“We’re not a failing district,” Malone said about the drop in scores, which occurred at a similar level in districts throughout Long Island and the state. “This is a little bit of a kick in the teeth, certainly, but in this, there are really, really good things that occurred.”
Each principal did share some test scores that concerned them. John Singleton, principal of Clear Stream Avenue School, said that last year’s sixth-grade class was the lowest performing grade. Responding to that, he said all teachers will receive additional support from the district’s literacy coach, and will also get training for a new math program that will be used.
"Test scores are only a small indicator of the performance of a school," he said. "All teachers and students will continue to receive support in literacy and math in order to meet the demands of the new Common Core Curriculum.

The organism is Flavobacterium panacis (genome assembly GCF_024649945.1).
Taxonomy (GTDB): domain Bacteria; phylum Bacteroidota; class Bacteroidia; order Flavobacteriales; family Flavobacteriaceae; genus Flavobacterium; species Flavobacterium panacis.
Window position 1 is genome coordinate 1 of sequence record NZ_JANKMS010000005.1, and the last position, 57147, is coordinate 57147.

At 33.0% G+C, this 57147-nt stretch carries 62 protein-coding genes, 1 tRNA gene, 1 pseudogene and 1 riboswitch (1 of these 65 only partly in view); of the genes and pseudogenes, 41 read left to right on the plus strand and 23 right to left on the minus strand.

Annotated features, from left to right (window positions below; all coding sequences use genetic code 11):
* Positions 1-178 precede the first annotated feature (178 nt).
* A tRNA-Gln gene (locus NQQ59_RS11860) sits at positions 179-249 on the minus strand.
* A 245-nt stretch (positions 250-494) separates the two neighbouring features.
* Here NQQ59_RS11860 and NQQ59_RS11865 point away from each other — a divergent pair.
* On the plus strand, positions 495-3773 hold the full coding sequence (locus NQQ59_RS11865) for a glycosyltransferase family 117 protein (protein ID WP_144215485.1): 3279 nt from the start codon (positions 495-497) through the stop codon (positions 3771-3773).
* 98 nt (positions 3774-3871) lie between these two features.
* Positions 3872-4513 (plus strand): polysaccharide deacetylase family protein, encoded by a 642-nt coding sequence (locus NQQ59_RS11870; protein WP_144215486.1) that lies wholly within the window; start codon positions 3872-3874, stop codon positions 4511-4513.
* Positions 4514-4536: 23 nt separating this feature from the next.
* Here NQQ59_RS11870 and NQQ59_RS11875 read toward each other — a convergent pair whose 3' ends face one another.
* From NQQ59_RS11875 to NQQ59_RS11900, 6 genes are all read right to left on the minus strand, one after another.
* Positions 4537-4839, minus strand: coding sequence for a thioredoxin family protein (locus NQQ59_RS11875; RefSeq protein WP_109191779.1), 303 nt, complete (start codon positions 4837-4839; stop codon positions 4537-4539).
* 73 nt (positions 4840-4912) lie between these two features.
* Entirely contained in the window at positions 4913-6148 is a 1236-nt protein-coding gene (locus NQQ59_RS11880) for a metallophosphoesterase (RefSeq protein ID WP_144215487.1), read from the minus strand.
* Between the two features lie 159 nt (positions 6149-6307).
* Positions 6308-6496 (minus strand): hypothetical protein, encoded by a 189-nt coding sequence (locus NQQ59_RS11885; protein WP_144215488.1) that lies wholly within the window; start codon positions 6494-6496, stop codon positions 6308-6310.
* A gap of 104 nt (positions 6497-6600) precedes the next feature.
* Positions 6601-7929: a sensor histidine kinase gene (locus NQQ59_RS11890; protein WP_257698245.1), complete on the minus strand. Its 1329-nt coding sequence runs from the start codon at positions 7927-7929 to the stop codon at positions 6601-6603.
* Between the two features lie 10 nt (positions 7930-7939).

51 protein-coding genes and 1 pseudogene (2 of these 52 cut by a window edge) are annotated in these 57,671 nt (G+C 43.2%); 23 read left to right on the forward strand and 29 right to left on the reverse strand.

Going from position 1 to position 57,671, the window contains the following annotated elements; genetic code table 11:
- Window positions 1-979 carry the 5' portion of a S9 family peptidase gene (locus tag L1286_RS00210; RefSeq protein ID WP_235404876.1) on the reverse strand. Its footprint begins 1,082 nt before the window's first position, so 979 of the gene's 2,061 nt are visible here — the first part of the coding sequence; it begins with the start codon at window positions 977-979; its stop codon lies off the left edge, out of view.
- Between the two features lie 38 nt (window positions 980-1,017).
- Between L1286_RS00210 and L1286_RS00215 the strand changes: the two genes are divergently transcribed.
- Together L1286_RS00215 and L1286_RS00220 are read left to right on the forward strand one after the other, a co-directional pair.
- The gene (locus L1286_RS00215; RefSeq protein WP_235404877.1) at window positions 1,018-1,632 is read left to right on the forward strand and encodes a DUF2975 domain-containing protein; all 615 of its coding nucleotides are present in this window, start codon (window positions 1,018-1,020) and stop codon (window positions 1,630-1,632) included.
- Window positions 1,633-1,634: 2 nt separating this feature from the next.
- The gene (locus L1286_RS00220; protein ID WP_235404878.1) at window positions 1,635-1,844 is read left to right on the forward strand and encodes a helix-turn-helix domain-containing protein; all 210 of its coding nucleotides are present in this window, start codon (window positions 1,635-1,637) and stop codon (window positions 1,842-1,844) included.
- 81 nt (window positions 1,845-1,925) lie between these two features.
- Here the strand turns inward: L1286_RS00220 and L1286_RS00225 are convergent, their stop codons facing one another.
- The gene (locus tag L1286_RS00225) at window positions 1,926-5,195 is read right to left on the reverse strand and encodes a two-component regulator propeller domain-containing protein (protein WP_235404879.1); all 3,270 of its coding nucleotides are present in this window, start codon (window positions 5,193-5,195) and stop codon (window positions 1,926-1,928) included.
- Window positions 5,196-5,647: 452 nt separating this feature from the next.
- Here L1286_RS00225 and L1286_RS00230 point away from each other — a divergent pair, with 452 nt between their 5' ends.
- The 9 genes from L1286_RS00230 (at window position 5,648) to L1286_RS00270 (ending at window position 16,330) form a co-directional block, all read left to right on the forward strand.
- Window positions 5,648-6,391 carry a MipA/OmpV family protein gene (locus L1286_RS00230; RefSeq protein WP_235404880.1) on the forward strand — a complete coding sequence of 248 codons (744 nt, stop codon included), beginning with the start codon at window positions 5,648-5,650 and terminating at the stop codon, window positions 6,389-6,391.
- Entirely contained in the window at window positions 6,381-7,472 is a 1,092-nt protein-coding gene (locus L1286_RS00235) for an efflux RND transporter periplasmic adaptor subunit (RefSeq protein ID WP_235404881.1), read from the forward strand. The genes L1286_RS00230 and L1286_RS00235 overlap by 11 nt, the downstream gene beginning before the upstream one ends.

The third-grade scores concerned him as well. Singleton said that school officials will evaluate the second-grade curriculum, to make sure students are being prepared for the expectations of third grade, the first year of state testing.
Singleton said that to meet the new requirements of Common Core, which focuses heavily on analytical and critical thinking, more non-fiction reading will be incorporated into the curriculum. Book clubs will be added so students can discuss, in depth, their reading assignments.
Malone had a particular concern with fourth-grade scores at Forest Road, though she did note that nearly a quarter of students there receive special education services. Statewide, only 5 percent of special needs children passed the tests.
At Shaw Avenue, Pernick noted that fourth-grade had the best scores in the school on math, and the worst in ELA. Fifth-grade, she said, topped the school in ELA scores but was at the bottom for math. “We have to figure out what that anomaly was all about,” she said, adding that administrators are still waiting on specific test data to find out areas where students did not perform well.
The principals talked about the importance of offering additional enrichment opportunities for students, and getting parents more involved. Pernick said she would like to have more workshops for parents on ways they can help their children at home.